Low differentiation

Without keratinization

= carcinoma planocellulare non-keratodes

WELL?

MODERATE?

POOR?

Grading for Squamous Cell Carcinoma

Basal cell carcinoma

=Ulcus rodens

 Tumor cells resemble the normal epidermal basal cell layer from

which they are derived

 2 patterns: superficial type or nodular lesions

 palisading with separation from the stroma, creating a cleft

(9)

Malignant tumors of glandular

epithelium

= Adenocarcinoma

 Breast  Salivary glands  Gastro-intestinal tract

esopagus – Barrett esophagus stomach – H.pylori gastritis colon– adenomas

 Pancreas

 Endocrine glands  Female genital system

endometrium ovarium

 Male denital system

testis - seminoma

Adenocarcinomas

Histology

Gland structures

Various shape cellular atypia invasion through tissue

layers basement membranes muscularis mucosae

Adenocarcinomas

Histological types

 Mucinous – Mucin production Intra-, extracellular "signet-ring" cells  Papillary carcinoma  Cystadenocarcinoma  Adenoacantoma

+ squamous cell metaplasia

 Adenosquamous carcinoma

+ squamous cell carcinoma

 Mucoepidermoid carcinoma

Mucinous adenosquamous

carcinoma

Adenocarcinoma ventriculi

(10)

Adenocarcinoma uteri

Seminoma Testis

Choriocarcinoma

Хепатоцелуларен карцином

Hepatocellular carcinoma

(11)

Renal cell carcinoma

3 types:

Clear Cell Carcinoma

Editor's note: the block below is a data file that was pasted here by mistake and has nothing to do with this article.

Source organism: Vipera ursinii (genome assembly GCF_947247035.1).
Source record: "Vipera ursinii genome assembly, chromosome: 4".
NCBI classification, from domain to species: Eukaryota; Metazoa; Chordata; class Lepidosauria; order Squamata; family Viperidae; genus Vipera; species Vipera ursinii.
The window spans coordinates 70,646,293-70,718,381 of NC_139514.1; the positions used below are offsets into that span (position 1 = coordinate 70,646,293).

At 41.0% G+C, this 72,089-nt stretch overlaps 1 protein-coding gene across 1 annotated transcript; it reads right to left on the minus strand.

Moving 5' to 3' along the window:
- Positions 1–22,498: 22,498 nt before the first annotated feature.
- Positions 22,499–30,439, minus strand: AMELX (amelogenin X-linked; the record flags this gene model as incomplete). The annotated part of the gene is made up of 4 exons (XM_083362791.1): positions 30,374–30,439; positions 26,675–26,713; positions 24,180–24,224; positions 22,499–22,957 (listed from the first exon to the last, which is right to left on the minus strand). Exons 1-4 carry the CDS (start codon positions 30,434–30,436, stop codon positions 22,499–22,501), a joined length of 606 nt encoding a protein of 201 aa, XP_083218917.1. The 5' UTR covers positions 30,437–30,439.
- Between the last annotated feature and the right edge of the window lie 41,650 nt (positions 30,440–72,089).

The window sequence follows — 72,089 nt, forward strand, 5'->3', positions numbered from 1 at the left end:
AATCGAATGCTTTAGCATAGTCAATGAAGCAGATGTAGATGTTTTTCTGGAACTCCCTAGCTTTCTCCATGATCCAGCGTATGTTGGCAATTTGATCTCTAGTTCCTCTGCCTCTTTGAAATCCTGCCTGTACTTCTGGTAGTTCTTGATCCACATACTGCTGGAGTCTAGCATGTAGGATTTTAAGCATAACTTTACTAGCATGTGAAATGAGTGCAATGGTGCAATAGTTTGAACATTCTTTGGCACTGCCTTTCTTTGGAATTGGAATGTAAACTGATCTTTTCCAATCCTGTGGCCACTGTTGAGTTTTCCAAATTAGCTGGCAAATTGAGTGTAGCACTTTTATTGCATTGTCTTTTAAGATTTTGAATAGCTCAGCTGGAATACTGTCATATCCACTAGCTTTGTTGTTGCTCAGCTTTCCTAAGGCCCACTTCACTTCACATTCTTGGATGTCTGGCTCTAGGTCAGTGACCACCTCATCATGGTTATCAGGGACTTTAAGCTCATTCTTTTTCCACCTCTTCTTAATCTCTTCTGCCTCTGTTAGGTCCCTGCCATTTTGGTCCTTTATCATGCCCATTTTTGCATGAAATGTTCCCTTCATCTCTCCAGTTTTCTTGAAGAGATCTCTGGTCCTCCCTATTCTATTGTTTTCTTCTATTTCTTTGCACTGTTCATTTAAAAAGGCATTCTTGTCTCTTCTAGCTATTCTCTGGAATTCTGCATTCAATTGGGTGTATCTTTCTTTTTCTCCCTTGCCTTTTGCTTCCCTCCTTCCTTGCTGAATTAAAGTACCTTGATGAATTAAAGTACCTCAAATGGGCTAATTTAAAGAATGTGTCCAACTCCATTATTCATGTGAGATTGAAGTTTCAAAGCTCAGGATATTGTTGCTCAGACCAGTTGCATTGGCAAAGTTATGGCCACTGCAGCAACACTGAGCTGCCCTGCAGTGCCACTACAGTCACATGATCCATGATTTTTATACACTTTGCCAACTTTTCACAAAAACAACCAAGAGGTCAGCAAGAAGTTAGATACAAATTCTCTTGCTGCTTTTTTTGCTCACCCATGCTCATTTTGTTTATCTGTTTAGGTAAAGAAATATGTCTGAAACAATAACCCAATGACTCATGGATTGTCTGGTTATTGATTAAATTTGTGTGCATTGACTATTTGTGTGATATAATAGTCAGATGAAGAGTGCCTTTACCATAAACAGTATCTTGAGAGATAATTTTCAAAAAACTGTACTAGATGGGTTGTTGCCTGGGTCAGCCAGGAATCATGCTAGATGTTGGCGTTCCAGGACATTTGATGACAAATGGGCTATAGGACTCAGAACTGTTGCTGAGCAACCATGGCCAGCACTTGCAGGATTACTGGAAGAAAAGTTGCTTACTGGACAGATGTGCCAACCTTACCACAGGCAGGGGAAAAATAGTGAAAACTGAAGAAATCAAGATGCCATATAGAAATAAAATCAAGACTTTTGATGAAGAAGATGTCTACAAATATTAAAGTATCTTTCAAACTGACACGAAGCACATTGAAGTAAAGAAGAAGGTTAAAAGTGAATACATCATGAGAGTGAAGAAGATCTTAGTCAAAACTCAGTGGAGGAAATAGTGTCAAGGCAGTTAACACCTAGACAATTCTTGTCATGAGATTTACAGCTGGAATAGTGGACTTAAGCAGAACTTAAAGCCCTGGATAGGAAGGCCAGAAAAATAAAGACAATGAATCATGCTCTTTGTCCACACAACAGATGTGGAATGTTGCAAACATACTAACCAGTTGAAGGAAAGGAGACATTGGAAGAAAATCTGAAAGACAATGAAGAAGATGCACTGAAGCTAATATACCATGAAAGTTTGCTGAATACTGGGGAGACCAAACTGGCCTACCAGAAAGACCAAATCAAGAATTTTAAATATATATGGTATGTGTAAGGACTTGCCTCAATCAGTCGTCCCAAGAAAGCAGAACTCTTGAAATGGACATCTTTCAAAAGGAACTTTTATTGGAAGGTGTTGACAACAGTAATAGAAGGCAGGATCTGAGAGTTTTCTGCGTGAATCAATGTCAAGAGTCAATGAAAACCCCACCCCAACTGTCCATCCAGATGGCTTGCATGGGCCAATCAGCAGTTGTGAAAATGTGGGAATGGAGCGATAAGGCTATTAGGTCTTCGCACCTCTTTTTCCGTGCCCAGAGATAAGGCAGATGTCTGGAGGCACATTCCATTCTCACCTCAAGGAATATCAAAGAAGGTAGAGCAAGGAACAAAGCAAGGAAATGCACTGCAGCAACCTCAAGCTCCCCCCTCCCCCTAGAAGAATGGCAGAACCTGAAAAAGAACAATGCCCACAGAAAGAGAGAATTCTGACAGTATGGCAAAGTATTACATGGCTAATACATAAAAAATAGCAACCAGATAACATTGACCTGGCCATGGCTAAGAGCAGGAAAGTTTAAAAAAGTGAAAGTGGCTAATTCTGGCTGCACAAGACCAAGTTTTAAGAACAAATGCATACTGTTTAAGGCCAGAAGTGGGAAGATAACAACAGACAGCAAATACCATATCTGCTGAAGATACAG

the most often

Papillary Renal Cell

Carcinoma

Chromophobe Renal

Carcinomas

Poorly differentiated carcinomas

Undifferentiated

carcinomas

2 types

Scirousum

 stroma – firm breast 

medullare

 stroma - soft

Special features of the

mesenchymal tumors in

different organs.

Mesenchymal tumors

Soft tissue tumors

Connective/fibrous tissue

Adipose tissue

Muscle tissue

Vascular tissue

Bone tumors

Joint tumors

A broad group of non-epithelial tumors, deriving from

(12)

SOFT TISSUE TUMORS

Tumors of Adipose Tissue

 Lipomas  Liposarcoma

Tumors and Tumor-like Lesions of

Fibrous Tissue  Fibroma  Nodular fasciitis  Fibromatoses  Fibrosarcoma  Fibrohistiocytic Tumors  Fibrous histiocytoma  Malignant fibrous histiocytoma

Tumors of Skeletal Muscle

 Rhabdomyoma  Rhabdomyosarcoma

Tumors of Smooth Muscle

 Leiomyoma

 Smooth muscle tumors of uncertain

malignant potential  Leiomyosarcoma  Vascular Tumors  Hemangioma  Lymphangioma  Hemangioendothelioma  Hemangiopericytoma  Angiosarcoma  Tumors of Uncertain Histogenesis  Synovial sarcoma  Alveolar soft part sarcoma  Epithelioid sarcoma  Granular cell tumor

Mesenchymal tumors

Benign

by adding “-oma” to cell type, from which tumor

arise

 fibroma, lipoma, chondroma 

Malignant

Sarcomas

 Fibrosarcoma, liposarcoma, chondrosarcoma

Special features of the mesenchymal

tumors

 A great diversity of tumors

 Compared to the epithelial tumors

 Appear at any age

 children  adults

 Risk factors

 Physical –trauma, radiation, thermal burn associations  Genetic

 Chromosome translocations  Part of many syndromes

 No clear distiction between the tumor’s parenchyma and stroma

 Mesenchymal origin of the components  Diffuse growth

 Sarcomas spread generally by via the blood stream to the pulmo, liver  Diagnosis

 Difficult differentiation between some benign and malignant variants